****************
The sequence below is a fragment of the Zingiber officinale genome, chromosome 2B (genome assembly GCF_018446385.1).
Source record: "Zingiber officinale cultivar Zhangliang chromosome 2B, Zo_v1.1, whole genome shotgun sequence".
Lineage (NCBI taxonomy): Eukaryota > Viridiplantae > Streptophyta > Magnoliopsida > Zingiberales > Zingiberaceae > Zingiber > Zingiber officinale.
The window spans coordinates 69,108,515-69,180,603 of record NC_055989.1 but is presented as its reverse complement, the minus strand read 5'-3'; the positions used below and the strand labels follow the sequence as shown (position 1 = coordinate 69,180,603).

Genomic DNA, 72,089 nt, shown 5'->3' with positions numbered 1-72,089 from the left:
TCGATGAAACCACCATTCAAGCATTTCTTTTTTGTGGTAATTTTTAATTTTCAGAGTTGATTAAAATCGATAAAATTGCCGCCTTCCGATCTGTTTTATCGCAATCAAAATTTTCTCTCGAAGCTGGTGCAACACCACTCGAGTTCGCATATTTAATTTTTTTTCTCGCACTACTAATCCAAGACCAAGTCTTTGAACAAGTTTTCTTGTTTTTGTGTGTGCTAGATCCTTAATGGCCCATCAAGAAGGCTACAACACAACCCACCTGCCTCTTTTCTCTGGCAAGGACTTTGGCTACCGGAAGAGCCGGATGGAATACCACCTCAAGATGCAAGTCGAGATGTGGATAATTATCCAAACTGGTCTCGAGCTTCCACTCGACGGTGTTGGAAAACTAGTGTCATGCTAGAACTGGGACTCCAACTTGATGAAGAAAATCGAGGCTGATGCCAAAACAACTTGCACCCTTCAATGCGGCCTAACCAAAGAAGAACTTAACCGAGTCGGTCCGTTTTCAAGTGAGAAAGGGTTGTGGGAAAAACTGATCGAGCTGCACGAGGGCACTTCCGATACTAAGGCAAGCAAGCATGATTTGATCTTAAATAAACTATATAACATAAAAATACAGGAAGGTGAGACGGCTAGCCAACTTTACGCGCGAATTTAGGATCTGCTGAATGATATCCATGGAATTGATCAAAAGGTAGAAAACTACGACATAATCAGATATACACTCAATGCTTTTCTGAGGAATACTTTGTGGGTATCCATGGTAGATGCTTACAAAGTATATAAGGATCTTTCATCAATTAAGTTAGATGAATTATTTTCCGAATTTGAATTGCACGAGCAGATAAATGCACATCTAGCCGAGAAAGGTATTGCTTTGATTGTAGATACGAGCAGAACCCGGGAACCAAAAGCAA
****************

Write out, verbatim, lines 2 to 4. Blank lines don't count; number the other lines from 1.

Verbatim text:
Source record: "Zingiber officinale cultivar Zhangliang chromosome 2B, Zo_v1.1, whole genome shotgun sequence".
Lineage (NCBI taxonomy): Eukaryota > Viridiplantae > Streptophyta > Magnoliopsida > Zingiberales > Zingiberaceae > Zingiber > Zingiber officinale.
The window spans coordinates 69,108,515-69,180,603 of record NC_055989.1 but is presented as its reverse complement, the minus strand read 5'-3'; the positions used below and the strand labels follow the sequence as shown (position 1 = coordinate 69,180,603).